Imagecraft compiler user

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How about 22.275 Hz?

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No! Don't use that frequency! That's the Resonant Frequency of the Large Intestine!

Imagecraft compiler user

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lol the second option is only for joking :D ,beside, I don't think it's save to build one of those at home

And, why it won't work? I thought the noise cancelling technology using this kind of technique isn't it?

js wrote:
Quote:
I go for the first solution
It will NOT work, the second solution might or even getting your friendly police force involved.

Zhuhua Wu - Electronic Engineering Student

Last Edited: Thu. Aug 23, 2012 - 04:06 AM
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Are you serious? what if that frequency was used?

bobgardner wrote:
No! Don't use that frequency! That's the Resonant Frequency of the Large Intestine!

Zhuhua Wu - Electronic Engineering Student

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I don't understand how it works, are you saying people just don't like the sound of 18Hz, or

You are saying the 18Hz sound could create a subharmonic resonance?

bobgardner wrote:
Something subtle might work. Ever see those seat shakers they use in theaters and simulators? Put those on the ceiling and get a Big Fine Amp and a signal generator and dial in a freq that is marginally below the hearing threshold like 18Hz or so whenever their stereo is on.. It might give them some psychosomatic irritation that they cant place, then they go over and turn off the stereo, and the subharmonic resonance goes away. Crazy. Weird.

Zhuhua Wu - Electronic Engineering Student

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These dudes have disrespected you and kept you awake. You want to use Technology and Your Brain to outsmart them and perhaps also make them as irritated as you are. Its called Revenge. Just make sure they don't discover the odd low frequency tone that eminates from the floor of their apartment every time they turn on their stereo is coming from your apartment. Especially if they are Big and Mean and know Kung Fu.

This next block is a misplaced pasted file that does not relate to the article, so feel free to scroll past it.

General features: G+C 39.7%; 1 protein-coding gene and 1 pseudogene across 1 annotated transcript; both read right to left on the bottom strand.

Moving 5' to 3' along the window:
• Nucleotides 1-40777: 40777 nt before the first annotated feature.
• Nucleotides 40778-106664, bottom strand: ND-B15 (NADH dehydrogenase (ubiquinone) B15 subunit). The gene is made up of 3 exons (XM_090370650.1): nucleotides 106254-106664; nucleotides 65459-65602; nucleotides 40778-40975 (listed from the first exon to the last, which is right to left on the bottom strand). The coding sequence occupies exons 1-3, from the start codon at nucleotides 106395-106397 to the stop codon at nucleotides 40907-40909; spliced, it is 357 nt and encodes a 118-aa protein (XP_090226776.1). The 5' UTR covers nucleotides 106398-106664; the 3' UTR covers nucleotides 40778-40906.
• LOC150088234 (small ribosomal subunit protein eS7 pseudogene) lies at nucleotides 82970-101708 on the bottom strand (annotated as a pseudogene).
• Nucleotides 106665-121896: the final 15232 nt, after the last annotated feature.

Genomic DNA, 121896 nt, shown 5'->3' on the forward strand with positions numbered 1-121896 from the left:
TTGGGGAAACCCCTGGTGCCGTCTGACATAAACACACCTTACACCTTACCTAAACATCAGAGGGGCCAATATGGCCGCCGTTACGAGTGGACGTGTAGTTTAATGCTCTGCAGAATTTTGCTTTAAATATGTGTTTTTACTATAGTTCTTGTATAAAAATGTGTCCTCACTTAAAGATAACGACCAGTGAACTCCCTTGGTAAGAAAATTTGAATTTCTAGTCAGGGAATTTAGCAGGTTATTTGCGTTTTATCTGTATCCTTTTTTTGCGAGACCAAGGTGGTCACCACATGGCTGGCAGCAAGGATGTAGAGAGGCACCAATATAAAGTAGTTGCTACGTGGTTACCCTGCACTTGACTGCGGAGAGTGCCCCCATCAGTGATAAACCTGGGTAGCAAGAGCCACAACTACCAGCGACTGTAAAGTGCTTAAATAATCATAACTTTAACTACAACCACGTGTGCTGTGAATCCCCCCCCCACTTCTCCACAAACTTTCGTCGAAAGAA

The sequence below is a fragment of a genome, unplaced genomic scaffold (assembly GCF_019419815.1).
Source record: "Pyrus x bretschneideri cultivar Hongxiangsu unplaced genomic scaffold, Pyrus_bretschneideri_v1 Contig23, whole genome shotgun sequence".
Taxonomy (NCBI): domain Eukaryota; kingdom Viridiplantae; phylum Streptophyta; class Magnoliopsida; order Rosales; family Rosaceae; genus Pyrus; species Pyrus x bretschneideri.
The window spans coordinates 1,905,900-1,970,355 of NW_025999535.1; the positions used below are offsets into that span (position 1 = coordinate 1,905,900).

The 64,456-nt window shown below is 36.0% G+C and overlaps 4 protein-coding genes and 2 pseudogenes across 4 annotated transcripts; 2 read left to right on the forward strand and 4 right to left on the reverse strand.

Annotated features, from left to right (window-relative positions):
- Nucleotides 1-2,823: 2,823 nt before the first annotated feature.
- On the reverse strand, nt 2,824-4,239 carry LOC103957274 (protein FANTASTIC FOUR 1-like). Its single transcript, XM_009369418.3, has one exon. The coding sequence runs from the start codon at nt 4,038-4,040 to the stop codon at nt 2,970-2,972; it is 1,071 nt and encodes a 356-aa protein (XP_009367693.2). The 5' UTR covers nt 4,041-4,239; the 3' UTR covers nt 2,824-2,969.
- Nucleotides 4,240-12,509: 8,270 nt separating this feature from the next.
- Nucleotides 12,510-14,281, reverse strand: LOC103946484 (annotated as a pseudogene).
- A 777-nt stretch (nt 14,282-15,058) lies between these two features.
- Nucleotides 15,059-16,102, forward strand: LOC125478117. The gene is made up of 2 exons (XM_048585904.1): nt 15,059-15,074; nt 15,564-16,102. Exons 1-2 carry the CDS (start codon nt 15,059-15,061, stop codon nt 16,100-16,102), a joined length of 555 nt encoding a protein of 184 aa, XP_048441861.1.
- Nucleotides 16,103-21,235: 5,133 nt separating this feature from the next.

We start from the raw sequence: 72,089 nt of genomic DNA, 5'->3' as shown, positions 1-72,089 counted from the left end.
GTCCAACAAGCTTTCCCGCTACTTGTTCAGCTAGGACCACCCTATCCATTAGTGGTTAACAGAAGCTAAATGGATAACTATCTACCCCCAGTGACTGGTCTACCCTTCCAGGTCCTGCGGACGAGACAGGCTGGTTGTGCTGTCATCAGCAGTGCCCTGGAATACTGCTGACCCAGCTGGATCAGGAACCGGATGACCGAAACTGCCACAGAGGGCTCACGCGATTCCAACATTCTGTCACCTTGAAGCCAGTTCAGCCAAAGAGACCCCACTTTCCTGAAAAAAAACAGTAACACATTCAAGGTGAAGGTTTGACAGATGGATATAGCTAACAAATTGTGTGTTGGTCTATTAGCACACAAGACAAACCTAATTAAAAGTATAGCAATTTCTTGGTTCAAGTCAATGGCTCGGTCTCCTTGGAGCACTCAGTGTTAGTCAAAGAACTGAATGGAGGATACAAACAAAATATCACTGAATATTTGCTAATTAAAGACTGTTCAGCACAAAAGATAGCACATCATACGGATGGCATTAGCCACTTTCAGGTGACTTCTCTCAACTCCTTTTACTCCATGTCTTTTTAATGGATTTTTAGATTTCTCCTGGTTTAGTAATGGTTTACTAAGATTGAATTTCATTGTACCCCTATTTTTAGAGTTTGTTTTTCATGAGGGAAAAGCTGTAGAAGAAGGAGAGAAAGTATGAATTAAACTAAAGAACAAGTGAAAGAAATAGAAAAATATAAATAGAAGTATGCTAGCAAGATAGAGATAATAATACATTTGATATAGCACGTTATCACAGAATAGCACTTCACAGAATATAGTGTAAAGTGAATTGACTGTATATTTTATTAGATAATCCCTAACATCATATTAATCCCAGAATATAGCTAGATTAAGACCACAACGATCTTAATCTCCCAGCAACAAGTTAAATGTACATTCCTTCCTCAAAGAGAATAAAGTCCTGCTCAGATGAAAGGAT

Imagecraft compiler user

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Quote:

thought the noise cancelling technology using this kind of technique isn't it?

Wikipedia knows all: http://en.wikipedia.org/wiki/Act...

As it says there 1D (ie cancelling headphones) are much easier than 3D because of the closed/limited environment where the sound balance must be made.

If it was me I'd just put on Black Sabbath at 3am and turn it up to 11.

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While it's not as fun, a call to the landlord should take care of the problem.

/Jesper
http://www.yampp.com
The quick black AVR jumped over the lazy PIC.
What boots up, must come down.

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Call the police with a noise complaint. Do it enough times and they will get the picture.

Although my twisted mind likes the resonant frequency of the large intestine idea. The only downside to it is that at that frequency you cannot aim it very well so you will suffer the ill effects as well. :(

Hey Uncle Bob.....How the hell did you know the resonant frequency of the large intestine anyway? :?

I would rather attempt something great and fail, than attempt nothing and succeed - Fortune Cookie

 

"The critical shortage here is not stuff, but time." - Johan Ekdahl

 

"Step N is required before you can do step N+1!" - ka7ehk

 

"If you want a career with a known path - become an undertaker. Dead people don't sue!" - Kartman

"Why is there a "Highway to Hell" and only a "Stairway to Heaven"? A prediction of the expected traffic load?"  - Lee "theusch"

 

Speak sweetly. It makes your words easier to digest when at a later date you have to eat them ;-)  - Source Unknown

Please Read: Code-of-Conduct

Atmel Studio6.2/AS7, DipTrace, Quartus, MPLAB, RSLogix user

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Old Wives Tale. Heard a story that if you sat on the shaker table and they fed it the magic frequency, the sphincter muscle relaxes and the schtuff comes out involuntarily. Don't know if its true.

Imagecraft compiler user